• imposing an unfair allocation of fees and costs;
  • not allowing a attorney to represent a party;
  • limiting of evidence that will be received;
  • limiting of remedies permitted, like punitive damages;

then the Courts will intervene and will void the clause altogether, not allowing a blue-pencil rewriting or adjusting of the offending arbitration clause. In Arizona, we have RUAA § 12-3004(B), which declares six rights of parties to be ones with which an arbitration clause cannot interfere:

  • notice of commencement of proceedings;
  • disclosures of conflict and interest of arbitrators;
  • legal representation;
  • interim judicial remedies, if needed;
  • discovery procedures; and
  • appeal ability under § 12-3023.

Arizona cases like Broemer v. Abortion Services of Phoenix, Ltd., 173 Ariz. 148, 840 P.2d 1013 (1992), Harrington v. Pulte Home Corp, 211 Ariz. 241, 119 P.3d 1044 (App. 2005), Clark v. Renaissance West, LLC, 232 Ariz. 510, 307 P.3rd 77 (App. 2013), and Chang v. Siu, 234 Ariz. 442, 323 P.3d 725 (App. 2014), have demonstrated that our State Courts take seriously their duty to uphold fairness by finding “unconscionability” whenever it occurs, thus protecting the institution of arbitration..

The most virulent trend nationally in arbitration is the constant struggle to define what constitutes “unconscionably drafted” arbitration clauses. For a prime and example of that struggle you should read the 60 days old very short decisions by the U.S. Supreme Court in The Ritz-Carlton Development Company, Inc. v. Narayan and the Ritz-Carlton Development Company v. Nath, Docket Nos. 14-370 – 379 and 406. The U.S. Supreme Court summarily granted certiorari and vacated and remanded several Super Court of Hawaii decisions, all dealing very strongly with unconscionability. The Hawaii Court had ruled that the arbitration clause before it was unconscionable because it was a contract of adhesion which:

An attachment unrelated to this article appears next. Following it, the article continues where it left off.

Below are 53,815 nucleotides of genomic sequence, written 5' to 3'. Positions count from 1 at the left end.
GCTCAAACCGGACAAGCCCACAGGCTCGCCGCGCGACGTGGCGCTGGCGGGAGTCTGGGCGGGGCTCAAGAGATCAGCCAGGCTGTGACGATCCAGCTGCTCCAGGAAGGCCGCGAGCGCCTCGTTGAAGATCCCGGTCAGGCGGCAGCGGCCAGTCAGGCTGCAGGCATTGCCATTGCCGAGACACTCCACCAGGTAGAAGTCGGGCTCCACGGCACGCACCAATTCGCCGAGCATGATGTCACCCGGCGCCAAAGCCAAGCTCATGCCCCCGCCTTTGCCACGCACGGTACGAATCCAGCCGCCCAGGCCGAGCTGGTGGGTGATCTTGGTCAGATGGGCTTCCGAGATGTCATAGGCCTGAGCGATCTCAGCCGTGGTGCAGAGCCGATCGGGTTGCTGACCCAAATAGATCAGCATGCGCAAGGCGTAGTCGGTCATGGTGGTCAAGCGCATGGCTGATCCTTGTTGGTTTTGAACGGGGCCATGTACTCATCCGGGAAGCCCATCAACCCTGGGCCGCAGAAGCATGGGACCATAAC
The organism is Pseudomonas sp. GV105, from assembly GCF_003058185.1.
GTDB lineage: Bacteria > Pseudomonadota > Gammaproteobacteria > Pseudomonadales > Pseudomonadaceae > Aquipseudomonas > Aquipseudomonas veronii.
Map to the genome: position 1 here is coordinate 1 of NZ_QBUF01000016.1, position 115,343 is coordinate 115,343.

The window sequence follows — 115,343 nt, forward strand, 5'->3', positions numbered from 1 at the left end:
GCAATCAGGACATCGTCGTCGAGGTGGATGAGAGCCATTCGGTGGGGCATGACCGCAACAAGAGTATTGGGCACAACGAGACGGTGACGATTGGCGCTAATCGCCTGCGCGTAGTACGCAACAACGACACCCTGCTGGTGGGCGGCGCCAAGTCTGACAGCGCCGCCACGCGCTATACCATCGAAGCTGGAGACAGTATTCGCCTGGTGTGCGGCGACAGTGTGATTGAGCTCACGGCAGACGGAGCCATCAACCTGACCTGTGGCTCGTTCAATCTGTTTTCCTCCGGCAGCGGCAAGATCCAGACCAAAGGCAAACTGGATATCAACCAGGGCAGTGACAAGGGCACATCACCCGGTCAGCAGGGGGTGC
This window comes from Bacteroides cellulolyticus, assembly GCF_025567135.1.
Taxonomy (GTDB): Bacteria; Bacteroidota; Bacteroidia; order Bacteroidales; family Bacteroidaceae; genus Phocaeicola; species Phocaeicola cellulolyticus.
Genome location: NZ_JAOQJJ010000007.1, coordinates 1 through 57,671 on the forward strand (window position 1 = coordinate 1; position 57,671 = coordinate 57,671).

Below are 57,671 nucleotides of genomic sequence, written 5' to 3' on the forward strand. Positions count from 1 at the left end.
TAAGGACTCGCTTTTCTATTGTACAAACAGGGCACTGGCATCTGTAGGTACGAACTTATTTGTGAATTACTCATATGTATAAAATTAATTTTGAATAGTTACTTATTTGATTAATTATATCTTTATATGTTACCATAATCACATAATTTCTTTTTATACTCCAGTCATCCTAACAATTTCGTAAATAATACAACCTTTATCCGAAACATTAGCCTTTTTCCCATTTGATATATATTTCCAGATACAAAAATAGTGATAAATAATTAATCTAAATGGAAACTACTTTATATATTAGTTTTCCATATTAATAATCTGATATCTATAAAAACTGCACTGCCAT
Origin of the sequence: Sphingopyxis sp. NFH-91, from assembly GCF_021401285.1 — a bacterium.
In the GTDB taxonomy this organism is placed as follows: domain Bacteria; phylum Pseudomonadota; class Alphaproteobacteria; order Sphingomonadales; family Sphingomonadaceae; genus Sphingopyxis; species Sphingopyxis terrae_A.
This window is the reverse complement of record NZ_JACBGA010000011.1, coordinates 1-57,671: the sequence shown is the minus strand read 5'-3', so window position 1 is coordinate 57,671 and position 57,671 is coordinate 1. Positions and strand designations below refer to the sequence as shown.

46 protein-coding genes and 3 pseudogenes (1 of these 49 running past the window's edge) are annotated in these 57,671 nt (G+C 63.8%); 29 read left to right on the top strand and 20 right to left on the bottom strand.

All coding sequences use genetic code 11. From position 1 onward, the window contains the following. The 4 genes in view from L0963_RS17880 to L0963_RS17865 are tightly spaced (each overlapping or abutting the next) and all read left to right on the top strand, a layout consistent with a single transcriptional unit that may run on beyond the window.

• limited discovery rights;
  • even required the arbitration and all discovery facts to be confidential (thus limited the locating of fact witnesses); and
  • prohibited punitive damages.

The U.S. Supreme Court sent the case back under Section 2 of the F.A.A. saying it appeared Hawaii was too sensitive and, in effect, was treating arbitration agreements far differently than all other contract clauses, thus raising the preemption issue under the F.A.A. Section 2 – but the Ritz-Carlton cases demonstrate the great struggle throughout the country as to unconscionability rulings.

The key question is: When has the drafter of an arbitration cause “tilted the playing field” too far resulting in the clause being so unfair that the Courts will intervene and void the clause, forcing the dispute to enter the Court system?

[1] Citation to an unpublished decision is subject to the restrictions of 17A Ariz. Sup. Ct. Rules, Rule 111(c)(1)(C): “Memorandum decisions of Arizona state courts are not precedential and such a decision may be cited only: … for persuasive value, but only if … issued on or after January 1, 2015; no opinion adequately addresses the issue before the court; and the citation is not to be a depublished opinion or a depublished portion of an opinion.”

[2] The RUAA also restricts judicial review to 6 bases stated in the statute. A.R.S. § 12-3023 (A)(1)-(6).

[3] Amended in 2010 after we adopted our RUAA.

[4] A.R.S. § 12-2233.

[5] S.1728/HR3010, 109th Congress, Arbitration Fairness Act of 2007.

[6] “Who Can Be Against Fairness? The Case Against the Arbitration Fairness Act,” Peter R. Rutledge, 9 v. Georgia Law Digital Commons, p. 267 (2008).